Although the COVID-19 pandemic has exacerbated Africa’s political and economic woes and increased its financing needs, the crisis could still trigger bold initiatives in international relations, trade, debt sustainability and investment. foreigners. Will Africa and the world seize the opportunity to chart a new and better course?
In this Big picture, Harvard University Celestin Monga urges the administration of US President Joe Biden to revive US-African relations at the symbolic, strategic and operational levels. Likewise, Carlos lopes from the University of Cape Town shows why Africa and the European Union – the region’s main trade and investment partner – should reconnect and build a stronger and more equal partnership. And Hippolyte Fofack of the African Export-Import Bank and Pat utomi of the African Union Pan-African Trade and Private Sector Investment Committee explains why Africa must demand a level playing field from the World Trade Organization.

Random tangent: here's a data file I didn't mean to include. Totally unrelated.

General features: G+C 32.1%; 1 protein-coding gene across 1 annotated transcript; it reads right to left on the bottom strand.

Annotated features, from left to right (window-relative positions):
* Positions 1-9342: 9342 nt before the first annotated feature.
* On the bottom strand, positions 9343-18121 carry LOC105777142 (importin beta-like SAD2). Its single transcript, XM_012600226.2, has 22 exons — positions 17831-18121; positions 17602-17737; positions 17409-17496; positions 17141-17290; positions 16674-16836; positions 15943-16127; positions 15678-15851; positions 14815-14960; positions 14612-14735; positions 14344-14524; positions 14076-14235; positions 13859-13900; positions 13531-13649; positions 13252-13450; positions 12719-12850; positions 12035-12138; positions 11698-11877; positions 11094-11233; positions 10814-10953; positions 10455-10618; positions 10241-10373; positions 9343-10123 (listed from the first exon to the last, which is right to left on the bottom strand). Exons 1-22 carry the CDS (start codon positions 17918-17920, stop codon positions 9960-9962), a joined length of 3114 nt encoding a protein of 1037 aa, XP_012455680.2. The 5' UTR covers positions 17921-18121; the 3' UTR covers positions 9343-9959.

Regarding the impact of the pandemic on debt sustainability, Paola Subacchi of the Queen Mary Global Policy Institute at the University of London warns that repayment moratoria for African countries, including under the G20 Debt Service Suspension Initiative (DSSI), will not solve problems caused by large-scale Chinese loans. Even if the DSSI is fully implemented, argue Brahima Coulibaly from the Brookings Institution, former Nigerian finance minister Ngozi Okonjo-Iweala, and Vera songwe from the United Nations Economic Commission for Africa, multilateral lenders will still need to close Africa’s pandemic response funding gap.
But Johns Hopkins University Anne O. Krueger doubts that the shortcomings of the DSSI reflect its limited scope and scale. She argues that rich countries should provide the poorest with basic necessities linked to the pandemic, rather than relying on imprecise debt relief efforts that relieve pressure on governments to adopt policies. growth-promoting reforms. In the same spirit, the Ecobank Foundation Carl Manlan and Efosa Ojomo of the Clayton Christensen Institute urges African leaders to emulate China and target the continent’s 165 million diaspora people to attract more foreign direct investment.